In this article, Michael Ruse, one of the leading philosophers and historians of science of our time, looks back with the benefit of hindsight on his intellectual journey. While he was born and brought up as a deeply committed Christian – a Quaker – about the age of 22 his faith simply went away and to this day he is a non-believer – although he prefers to picture himself as an agnostic not as an atheist. Thus, at one level his is a story of a dramatic change – a paradigm shift, as it were. Still, since Quakers have strong beliefs, for instance they are notoriously uncompromising pacifists, but have no dogmas and children have to work things out for themselves, Ruse detects a deep-rooted link between his whole-life commitment to philosophy and what he was taught to do as a child: believe that there could be more to existence than we can imagine. Not only, he concludes, is the world queerer than we think it is, it is queerer than we could think it is.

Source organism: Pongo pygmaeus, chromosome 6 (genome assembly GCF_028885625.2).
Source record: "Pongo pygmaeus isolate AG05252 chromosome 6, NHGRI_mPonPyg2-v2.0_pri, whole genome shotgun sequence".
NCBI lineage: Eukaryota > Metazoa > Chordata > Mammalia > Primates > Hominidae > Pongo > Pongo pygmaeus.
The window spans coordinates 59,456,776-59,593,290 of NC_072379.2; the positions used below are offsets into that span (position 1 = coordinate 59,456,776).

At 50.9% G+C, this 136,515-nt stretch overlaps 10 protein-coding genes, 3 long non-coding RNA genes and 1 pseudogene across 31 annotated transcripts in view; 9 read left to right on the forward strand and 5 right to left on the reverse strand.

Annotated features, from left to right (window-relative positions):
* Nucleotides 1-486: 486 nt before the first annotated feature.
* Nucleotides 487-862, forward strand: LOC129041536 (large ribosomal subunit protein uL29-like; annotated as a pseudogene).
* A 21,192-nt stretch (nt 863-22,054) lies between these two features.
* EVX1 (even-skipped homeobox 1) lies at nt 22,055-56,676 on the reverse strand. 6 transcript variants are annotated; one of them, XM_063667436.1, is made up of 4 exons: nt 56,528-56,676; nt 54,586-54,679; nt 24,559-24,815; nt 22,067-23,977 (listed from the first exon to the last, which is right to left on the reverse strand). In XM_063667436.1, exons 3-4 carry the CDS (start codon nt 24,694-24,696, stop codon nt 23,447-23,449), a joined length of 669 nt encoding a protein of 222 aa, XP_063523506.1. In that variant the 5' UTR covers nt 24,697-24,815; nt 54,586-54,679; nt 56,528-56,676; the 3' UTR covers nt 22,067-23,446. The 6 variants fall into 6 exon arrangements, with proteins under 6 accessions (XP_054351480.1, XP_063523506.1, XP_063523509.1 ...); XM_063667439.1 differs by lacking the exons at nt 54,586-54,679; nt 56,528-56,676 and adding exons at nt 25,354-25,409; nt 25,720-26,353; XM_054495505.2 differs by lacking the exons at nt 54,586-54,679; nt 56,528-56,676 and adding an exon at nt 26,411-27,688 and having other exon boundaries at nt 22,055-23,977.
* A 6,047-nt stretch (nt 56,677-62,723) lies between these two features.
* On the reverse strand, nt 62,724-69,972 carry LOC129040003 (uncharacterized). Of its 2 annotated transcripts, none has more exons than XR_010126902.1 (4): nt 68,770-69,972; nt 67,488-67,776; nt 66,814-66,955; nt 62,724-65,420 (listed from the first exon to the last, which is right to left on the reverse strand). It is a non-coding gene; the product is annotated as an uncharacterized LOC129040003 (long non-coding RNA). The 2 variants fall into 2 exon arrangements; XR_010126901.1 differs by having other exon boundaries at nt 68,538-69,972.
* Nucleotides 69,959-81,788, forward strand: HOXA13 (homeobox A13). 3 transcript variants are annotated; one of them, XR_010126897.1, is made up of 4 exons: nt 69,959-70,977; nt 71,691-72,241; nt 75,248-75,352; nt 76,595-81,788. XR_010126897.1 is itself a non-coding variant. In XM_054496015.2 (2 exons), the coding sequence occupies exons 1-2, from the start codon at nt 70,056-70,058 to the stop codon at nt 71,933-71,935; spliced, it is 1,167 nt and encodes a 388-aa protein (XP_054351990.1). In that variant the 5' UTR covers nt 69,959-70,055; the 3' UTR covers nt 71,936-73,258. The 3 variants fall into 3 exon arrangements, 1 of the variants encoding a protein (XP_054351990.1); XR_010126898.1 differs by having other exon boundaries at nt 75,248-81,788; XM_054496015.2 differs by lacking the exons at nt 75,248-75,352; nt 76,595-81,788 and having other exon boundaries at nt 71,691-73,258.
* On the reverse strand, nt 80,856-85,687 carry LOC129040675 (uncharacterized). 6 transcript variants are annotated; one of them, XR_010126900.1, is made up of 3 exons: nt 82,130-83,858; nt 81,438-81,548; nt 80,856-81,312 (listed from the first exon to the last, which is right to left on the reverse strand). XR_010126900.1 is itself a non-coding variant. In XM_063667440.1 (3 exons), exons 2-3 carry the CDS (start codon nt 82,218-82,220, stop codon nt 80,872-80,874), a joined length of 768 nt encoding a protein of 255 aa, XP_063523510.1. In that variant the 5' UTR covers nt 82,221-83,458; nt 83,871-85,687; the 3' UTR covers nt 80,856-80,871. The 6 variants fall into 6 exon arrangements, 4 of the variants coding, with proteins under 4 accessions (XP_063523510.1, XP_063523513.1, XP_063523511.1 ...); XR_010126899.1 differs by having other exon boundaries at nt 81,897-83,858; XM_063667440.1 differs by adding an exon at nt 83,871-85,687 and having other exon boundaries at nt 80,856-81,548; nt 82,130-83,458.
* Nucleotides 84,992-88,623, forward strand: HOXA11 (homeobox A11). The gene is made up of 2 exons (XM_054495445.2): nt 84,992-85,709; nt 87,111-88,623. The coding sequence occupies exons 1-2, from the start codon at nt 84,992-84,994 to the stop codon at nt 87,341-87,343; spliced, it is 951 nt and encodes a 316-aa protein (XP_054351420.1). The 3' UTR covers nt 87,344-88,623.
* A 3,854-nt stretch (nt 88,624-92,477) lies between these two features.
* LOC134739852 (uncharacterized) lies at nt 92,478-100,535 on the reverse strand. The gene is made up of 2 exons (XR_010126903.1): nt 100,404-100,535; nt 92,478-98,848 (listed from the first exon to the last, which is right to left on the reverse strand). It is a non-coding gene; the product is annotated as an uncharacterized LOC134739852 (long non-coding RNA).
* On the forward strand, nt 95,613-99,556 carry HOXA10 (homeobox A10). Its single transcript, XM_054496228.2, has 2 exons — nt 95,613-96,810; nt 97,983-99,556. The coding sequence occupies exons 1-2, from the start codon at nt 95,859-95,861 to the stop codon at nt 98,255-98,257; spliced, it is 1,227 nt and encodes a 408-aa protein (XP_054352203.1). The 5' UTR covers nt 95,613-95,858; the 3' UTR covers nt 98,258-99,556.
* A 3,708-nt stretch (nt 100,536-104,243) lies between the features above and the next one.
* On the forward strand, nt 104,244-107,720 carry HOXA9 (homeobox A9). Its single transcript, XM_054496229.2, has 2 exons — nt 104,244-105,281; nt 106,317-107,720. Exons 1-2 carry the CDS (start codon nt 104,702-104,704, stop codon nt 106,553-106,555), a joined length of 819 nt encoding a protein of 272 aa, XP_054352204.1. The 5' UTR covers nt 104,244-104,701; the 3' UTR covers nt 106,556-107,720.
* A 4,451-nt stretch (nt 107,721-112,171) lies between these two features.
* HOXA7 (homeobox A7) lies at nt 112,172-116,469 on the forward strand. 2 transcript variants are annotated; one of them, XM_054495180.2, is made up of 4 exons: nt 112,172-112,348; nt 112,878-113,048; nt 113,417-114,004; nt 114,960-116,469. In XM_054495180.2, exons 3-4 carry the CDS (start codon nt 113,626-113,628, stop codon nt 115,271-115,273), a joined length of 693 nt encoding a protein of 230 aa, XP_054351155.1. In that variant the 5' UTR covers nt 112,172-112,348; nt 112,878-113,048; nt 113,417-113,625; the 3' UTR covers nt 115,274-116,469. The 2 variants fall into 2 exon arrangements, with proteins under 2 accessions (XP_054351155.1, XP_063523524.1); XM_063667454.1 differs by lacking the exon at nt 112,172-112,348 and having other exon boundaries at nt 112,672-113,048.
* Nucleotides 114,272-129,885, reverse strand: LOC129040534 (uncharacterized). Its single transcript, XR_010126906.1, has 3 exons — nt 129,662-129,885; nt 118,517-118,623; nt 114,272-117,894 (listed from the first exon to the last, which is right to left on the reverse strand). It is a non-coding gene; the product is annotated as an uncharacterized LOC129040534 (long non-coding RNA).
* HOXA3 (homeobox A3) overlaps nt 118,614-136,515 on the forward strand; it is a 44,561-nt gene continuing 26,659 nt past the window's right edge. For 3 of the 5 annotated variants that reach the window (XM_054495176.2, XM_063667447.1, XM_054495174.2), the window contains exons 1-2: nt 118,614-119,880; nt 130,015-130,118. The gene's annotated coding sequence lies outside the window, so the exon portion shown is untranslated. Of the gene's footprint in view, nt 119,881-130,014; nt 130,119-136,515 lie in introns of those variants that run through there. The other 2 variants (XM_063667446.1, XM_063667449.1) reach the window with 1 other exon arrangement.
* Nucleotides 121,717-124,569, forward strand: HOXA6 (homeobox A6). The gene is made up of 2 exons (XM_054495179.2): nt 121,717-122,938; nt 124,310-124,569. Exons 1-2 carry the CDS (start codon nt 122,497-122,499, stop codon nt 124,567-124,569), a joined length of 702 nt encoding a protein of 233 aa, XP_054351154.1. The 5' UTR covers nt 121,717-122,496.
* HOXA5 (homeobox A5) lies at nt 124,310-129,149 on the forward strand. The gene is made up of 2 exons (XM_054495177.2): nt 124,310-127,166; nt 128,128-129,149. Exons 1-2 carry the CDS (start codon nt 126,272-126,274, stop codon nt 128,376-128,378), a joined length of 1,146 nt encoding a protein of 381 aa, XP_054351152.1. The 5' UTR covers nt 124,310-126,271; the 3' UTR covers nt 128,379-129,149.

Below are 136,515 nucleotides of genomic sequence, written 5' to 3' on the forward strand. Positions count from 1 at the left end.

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|Titolo:||Come fu che un quacchero perse Dio e trovò Darwin|
|Data di pubblicazione:||2021|
|Appare nelle tipologie:||1.6 Traduzione in rivista|